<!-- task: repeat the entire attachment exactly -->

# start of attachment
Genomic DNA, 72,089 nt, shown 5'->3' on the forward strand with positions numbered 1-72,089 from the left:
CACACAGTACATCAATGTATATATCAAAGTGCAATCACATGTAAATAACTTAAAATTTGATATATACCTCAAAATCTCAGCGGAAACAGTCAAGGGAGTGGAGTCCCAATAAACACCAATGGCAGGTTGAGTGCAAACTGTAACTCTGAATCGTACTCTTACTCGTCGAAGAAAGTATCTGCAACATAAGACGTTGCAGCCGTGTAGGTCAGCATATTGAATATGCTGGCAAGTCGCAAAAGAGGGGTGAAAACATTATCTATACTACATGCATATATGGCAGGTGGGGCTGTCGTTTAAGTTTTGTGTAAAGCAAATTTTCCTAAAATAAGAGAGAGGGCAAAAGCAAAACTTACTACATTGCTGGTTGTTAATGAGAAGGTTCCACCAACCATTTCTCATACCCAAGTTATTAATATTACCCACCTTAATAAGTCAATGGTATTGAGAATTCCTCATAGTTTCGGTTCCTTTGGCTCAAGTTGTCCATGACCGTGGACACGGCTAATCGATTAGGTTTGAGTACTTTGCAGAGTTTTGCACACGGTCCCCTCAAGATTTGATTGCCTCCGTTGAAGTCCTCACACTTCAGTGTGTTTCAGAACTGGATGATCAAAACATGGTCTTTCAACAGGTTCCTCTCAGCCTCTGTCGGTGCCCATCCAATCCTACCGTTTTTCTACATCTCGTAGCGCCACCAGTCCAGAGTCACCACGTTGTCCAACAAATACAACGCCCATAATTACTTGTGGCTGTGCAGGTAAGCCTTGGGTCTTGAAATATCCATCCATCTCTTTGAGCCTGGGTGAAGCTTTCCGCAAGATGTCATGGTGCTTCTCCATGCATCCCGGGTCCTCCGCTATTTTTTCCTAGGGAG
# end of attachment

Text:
Genomic DNA, 72,089 nt, shown 5'->3' on the forward strand with positions numbered 1-72,089 from the left:
CACACAGTACATCAATGTATATATCAAAGTGCAATCACATGTAAATAACTTAAAATTTGATATATACCTCAAAATCTCAGCGGAAACAGTCAAGGGAGTGGAGTCCCAATAAACACCAATGGCAGGTTGAGTGCAAACTGTAACTCTGAATCGTACTCTTACTCGTCGAAGAAAGTATCTGCAACATAAGACGTTGCAGCCGTGTAGGTCAGCATATTGAATATGCTGGCAAGTCGCAAAAGAGGGGTGAAAACATTATCTATACTACATGCATATATGGCAGGTGGGGCTGTCGTTTAAGTTTTGTGTAAAGCAAATTTTCCTAAAATAAGAGAGAGGGCAAAAGCAAAACTTACTACATTGCTGGTTGTTAATGAGAAGGTTCCACCAACCATTTCTCATACCCAAGTTATTAATATTACCCACCTTAATAAGTCAATGGTATTGAGAATTCCTCATAGTTTCGGTTCCTTTGGCTCAAGTTGTCCATGACCGTGGACACGGCTAATCGATTAGGTTTGAGTACTTTGCAGAGTTTTGCACACGGTCCCCTCAAGATTTGATTGCCTCCGTTGAAGTCCTCACACTTCAGTGTGTTTCAGAACTGGATGATCAAAACATGGTCTTTCAACAGGTTCCTCTCAGCCTCTGTCGGTGCCCATCCAATCCTACCGTTTTTCTACATCTCGTAGCGCCACCAGTCCAGAGTCACCACGTTGTCCAACAAATACAACGCCCATAATTACTTGTGGCTGTGCAGGTAAGCCTTGGGTCTTGAAATATCCATCCATCTCTTTGAGCCTGGGTGAAGCTTTCCGCAAGATGTCATGGTGCTTCTCCATGCATCCCGGGTCCTCCGCTATTTTTTCCTAGGGAG